Ozon, who also wrote the script, handles this story in a very dry, straightforward procedural manner which is most obviously going to invoke comparisons to Spotlight given the similar topics and both movies also carrying a minor neo-noir tinge – particularly in God’s first third when Poupaud is so frequently stonewalled and set back in his quest to bring down Preynat I half expected someone to pull him aside and say “forget it, Alexandre, it’s Catholic-town.”  The results are pacey and no-nonsense, all designed to avoid clouding what was in-production an ongoing case with libellous emotions and interjections, but they do end up feeling rather repetitive when all is said and done.  The movie clocks in at 128 minutes and whilst the initial stretch involving Alexandre is frustratingly captivating and the procedural nature of credible case-building against Preynat is engaging, the film’s circular narrative structure (effectively having to restart each time the case stumbles upon a new victim to take over as our point-of-view) and inability to build to a climax causes things to sputter out.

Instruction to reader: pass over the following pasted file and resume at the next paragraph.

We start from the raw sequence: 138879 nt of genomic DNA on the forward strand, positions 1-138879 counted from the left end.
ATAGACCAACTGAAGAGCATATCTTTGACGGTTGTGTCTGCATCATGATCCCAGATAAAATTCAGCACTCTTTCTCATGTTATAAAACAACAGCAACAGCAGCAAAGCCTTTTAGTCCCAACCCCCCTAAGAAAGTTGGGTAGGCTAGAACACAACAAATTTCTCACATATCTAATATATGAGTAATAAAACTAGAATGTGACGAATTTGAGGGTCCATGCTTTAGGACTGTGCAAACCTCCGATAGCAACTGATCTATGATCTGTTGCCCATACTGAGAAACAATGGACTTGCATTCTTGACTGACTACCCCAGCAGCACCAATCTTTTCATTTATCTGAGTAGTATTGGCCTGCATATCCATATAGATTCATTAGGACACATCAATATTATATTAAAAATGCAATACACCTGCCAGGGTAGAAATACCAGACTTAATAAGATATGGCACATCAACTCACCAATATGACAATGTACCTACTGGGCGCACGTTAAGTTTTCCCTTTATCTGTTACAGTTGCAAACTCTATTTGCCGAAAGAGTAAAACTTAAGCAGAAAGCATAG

The repetitiveness is of course the point, demonstrating how Preynat was able to get away with his behaviour for decades and how the tales of the abuse he meted out were not depressingly unique but rather depressingly common.  And Preynat himself is a strangely electrifying figure, only physically in the film for a short time but his present day scenes are charged with a sort of fascinating off-kilter-ness due to his complete unrepentance – not proudly boasting, but instead freely admitting of his transgressions whenever asked yet constantly attempting to manoeuvre himself into being the victim in the eyes of everyone else (most especially his former victims) by shifting the blame entirely onto the Church and society.  But whilst it’s a noble point, Ozon hasn’t managed to transfer that into dramatically compelling storytelling and his second half gets bogged down in cliched personal dramas for his main cast which largely peter out.  By the Grace of God does have moments of genuine power and it’s strongly acted by all of its cast, but there’s a lack of vitality coursing through the film’s veins which eventually makes it a mite tiring to sit through.